For more information about Festival, please check out their website at: http://austinteenbookfestival.com/

Or their Facebook page at:


The keynote speakers at this year’s Festival will be Neal Shusterman and Libba Bray.

Neal Shusterman will be speaking about the sequel to his 2007 book, Unwind.


In a future world, parents may “unwind,” or disassemble, their offspring between the ages of thirteen and eighteen to harvest their body parts for others’ use. Teens Connor, Risa, and Lev fight to uphold their beliefs and perhaps save their own lives.

RC   66918        

DB  66918                                            

Libba Bray won the Michael L. Printz Award for Excellence in Young Adult Fiction from the American Library Assocation for her book, Going Bovine.

GOING BOVINE                                                          

After sixteen-year-old Cameron Smith is diagnosed with Creutzfeldt-Jakob, aka mad cow, disease, he sets off in search of a cure with a death-obsessed, video-gaming dwarf he meets in the hospital. Strong language. Michael L. Printz Award.                                                                                                                             

DB   72565                                                            

There will be panel discussions on a variety of topics, and the authors will speak on these panels throughout the day.

This year’s panels include:

  • “Where We’re Going, We Don’t Need Roads,” featuring Neal Shusterman, Marissa Meyer, Rachel Cohn, Jeff Hirsch, and Dan Krokos, and moderated by Greg Leitich Smith.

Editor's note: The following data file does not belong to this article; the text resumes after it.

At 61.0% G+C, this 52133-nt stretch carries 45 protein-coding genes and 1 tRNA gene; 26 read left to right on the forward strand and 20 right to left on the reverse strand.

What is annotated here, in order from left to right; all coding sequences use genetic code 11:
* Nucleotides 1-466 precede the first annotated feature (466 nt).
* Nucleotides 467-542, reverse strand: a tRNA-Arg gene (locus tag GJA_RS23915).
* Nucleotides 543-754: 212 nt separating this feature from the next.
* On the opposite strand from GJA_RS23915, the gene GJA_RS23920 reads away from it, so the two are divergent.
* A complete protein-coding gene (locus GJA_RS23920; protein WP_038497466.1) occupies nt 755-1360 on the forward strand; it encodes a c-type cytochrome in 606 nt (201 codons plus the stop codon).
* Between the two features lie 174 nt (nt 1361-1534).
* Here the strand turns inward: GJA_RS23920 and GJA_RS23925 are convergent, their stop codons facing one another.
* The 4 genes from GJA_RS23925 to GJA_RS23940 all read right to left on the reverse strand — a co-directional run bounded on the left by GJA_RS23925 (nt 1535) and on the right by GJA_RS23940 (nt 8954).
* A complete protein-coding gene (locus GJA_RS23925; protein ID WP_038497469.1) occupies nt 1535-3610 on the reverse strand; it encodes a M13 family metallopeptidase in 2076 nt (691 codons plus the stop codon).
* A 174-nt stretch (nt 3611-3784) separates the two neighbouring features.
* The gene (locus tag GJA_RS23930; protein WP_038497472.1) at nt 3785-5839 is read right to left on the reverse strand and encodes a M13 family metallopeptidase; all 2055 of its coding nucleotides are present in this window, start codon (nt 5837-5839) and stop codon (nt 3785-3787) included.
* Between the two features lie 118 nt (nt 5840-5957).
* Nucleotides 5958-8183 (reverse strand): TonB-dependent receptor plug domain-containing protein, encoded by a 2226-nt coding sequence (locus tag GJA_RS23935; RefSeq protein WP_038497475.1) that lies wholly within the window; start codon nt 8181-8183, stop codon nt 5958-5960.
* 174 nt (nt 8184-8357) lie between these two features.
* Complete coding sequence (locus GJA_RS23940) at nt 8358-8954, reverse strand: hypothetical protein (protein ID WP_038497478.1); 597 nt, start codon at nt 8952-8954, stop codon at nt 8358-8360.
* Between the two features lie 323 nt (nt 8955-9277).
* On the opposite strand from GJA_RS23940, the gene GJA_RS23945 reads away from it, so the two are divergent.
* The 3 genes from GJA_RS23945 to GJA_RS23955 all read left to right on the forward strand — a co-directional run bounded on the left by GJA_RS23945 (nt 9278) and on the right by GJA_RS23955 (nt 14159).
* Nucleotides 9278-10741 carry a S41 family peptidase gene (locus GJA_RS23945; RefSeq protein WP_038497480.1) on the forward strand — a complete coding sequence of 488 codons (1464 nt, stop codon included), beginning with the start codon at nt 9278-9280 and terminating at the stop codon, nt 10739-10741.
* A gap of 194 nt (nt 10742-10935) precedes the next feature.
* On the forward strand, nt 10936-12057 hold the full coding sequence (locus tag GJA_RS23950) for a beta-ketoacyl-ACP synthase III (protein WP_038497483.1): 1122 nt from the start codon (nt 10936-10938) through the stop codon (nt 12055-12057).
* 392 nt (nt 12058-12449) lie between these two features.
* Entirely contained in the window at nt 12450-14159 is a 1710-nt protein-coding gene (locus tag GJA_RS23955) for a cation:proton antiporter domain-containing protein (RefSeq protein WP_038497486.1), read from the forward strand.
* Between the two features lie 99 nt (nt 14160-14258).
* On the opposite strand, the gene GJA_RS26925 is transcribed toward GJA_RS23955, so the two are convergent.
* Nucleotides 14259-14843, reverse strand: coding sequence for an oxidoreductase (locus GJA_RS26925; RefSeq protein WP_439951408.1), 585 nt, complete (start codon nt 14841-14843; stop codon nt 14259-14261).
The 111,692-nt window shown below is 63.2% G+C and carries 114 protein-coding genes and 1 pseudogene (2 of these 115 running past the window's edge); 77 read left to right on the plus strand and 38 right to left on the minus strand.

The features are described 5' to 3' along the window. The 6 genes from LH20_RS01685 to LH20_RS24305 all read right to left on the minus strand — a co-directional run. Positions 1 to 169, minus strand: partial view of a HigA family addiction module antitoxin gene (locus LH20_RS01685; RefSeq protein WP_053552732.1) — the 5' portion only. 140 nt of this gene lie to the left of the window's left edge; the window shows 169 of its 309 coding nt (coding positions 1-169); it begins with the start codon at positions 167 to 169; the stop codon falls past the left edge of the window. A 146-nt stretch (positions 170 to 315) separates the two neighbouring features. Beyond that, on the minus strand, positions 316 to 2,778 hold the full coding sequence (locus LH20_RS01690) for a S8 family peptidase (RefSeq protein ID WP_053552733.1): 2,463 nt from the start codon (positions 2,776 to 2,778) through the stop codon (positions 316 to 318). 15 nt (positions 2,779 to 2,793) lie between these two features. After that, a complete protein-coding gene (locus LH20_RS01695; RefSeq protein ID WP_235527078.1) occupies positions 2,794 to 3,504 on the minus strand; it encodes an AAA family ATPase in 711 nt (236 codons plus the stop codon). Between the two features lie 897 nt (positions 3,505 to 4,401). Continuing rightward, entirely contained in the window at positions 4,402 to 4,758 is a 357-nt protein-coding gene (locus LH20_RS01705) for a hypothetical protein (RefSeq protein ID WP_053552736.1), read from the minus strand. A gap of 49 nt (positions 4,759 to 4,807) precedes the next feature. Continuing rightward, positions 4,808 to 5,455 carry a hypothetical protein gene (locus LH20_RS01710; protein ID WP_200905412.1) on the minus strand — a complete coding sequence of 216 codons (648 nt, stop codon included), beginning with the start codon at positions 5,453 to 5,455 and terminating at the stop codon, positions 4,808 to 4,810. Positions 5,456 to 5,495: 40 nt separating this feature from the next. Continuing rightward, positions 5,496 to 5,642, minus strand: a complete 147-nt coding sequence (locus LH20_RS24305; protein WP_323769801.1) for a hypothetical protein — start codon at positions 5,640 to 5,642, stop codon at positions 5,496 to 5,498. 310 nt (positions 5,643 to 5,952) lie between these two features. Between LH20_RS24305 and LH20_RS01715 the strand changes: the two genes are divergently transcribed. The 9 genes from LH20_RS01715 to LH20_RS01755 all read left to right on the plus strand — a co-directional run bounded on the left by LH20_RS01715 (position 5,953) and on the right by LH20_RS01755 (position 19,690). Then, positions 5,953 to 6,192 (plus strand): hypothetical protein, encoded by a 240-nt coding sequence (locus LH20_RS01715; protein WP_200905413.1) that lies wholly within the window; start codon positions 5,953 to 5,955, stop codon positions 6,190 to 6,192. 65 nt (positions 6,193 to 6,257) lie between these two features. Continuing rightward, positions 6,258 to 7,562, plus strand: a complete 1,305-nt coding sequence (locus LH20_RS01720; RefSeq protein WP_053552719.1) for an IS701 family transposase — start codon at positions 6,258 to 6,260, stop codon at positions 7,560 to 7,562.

• “We’re Not in Kansas Anymore,” featuring Libba Bray, Kami Garcia, Margaret Stohl, Leigh Barduga, and Rae Carson, and moderated by Sarah Rees Brennan.
  • “Creature Comfort,” featuring Scott Speer, Anna Banks, Gina Damico, Tara Hudson, and Martha Brockenbrough, and moderated by Sophie Jordan.
  • “Real Life Happens,” featuring Jesse Andrews, Elizabeth Scott, Guadalupe Garcia McCall, E.M. Kokie, and Jessica Lee Anderson, and moderated by John Corey Whaley.

Moderator John Corey Whaley won the Michael L. Printz Award for Excellence in Young Adult Fiction and the William A Morris YA Debut Award for his novel, Where Things Come Back.

WHERE THINGS COME BACK                                              

Seventeen-year-old Cullen Witter believes he knows everything about his dreary town of Lily, Arkansas. Then his cousin dies from an overdose, his brother Gabriel goes missing, and an extinct woodpecker reemerges. Strong language. For senior high and older readers. Printz and Morris Awards.                                                                                                                         

BR   19488       DB   74276